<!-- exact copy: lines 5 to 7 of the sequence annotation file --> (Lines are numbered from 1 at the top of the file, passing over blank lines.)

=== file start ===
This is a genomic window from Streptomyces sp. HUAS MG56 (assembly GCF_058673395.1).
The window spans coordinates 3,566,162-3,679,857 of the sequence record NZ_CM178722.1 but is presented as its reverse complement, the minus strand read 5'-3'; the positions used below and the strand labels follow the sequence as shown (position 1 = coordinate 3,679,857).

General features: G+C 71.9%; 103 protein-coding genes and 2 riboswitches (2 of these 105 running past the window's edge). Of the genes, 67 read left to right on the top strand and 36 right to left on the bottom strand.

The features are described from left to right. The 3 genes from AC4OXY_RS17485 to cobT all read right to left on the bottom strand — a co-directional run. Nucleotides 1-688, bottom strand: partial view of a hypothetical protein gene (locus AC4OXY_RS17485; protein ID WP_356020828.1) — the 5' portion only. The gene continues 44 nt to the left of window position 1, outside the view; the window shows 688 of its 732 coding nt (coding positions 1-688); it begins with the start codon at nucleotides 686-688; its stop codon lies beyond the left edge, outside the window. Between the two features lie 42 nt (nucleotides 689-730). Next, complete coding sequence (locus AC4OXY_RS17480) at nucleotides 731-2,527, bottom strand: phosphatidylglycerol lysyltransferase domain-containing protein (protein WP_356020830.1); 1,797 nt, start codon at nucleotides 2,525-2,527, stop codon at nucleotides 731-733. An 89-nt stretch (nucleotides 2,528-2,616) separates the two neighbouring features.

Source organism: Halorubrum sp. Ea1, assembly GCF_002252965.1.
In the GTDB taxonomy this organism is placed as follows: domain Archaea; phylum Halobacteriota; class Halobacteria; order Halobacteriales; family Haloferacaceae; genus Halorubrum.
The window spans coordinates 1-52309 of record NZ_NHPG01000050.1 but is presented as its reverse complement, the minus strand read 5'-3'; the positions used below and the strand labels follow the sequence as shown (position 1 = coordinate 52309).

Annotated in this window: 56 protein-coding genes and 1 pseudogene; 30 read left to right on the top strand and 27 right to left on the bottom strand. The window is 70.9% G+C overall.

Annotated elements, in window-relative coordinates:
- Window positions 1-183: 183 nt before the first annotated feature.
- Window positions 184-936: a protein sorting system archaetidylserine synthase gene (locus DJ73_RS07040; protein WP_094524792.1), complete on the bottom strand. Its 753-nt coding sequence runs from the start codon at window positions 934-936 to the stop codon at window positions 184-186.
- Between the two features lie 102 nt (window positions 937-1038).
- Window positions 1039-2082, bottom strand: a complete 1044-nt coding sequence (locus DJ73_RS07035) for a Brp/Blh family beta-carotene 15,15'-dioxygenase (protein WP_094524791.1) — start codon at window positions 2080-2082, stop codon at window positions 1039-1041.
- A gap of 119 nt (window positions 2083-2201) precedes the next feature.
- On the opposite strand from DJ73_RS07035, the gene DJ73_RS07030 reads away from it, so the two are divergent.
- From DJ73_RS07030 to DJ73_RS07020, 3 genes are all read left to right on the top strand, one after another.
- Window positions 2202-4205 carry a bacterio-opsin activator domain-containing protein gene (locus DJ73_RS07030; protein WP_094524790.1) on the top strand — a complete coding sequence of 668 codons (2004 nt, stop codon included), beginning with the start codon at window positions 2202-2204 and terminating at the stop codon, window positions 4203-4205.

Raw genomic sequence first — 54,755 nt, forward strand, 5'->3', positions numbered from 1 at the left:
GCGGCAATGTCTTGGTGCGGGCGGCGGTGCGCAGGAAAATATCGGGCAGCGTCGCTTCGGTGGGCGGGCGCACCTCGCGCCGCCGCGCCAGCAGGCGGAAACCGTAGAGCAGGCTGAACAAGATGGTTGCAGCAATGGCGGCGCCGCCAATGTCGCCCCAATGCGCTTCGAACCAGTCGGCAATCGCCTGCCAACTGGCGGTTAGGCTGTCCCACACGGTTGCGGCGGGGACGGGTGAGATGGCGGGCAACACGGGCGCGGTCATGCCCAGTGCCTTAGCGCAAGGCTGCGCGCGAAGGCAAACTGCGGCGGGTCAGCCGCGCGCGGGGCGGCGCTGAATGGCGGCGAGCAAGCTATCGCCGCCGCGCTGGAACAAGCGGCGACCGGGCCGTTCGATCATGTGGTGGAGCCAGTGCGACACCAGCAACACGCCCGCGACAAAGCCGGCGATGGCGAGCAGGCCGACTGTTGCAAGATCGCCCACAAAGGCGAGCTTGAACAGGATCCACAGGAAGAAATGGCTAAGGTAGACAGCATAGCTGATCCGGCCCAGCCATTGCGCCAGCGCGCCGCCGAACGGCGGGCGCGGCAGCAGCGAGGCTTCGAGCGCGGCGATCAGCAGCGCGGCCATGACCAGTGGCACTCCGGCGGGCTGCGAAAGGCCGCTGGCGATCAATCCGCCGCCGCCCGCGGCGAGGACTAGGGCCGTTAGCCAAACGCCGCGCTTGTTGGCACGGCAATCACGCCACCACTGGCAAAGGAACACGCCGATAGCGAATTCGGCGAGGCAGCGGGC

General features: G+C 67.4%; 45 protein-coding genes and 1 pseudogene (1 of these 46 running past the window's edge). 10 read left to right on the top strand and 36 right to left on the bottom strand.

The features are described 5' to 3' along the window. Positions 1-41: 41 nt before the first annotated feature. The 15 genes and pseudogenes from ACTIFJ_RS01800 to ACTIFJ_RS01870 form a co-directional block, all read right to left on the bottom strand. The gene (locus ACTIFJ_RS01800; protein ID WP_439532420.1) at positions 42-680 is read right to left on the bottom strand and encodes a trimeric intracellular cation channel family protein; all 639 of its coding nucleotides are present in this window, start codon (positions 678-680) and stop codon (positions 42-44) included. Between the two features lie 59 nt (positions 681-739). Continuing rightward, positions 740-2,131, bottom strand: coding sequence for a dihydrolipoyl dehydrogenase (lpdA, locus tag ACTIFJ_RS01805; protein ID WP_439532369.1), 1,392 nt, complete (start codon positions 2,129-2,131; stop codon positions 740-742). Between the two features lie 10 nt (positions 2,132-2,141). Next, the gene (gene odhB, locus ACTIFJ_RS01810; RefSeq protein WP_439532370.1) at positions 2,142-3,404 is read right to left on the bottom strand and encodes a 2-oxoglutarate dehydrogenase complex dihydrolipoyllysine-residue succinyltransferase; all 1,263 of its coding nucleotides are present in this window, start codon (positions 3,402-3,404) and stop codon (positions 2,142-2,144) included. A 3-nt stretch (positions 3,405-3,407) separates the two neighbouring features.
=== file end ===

Source organism: Halorubrum sp. Ea1, assembly GCF_002252965.1.
In the GTDB taxonomy this organism is placed as follows: domain Archaea; phylum Halobacteriota; class Halobacteria; order Halobacteriales; family Haloferacaceae; genus Halorubrum.
The window spans coordinates 1-52309 of record NZ_NHPG01000050.1 but is presented as its reverse complement, the minus strand read 5'-3'; the positions used below and the strand labels follow the sequence as shown (position 1 = coordinate 52309).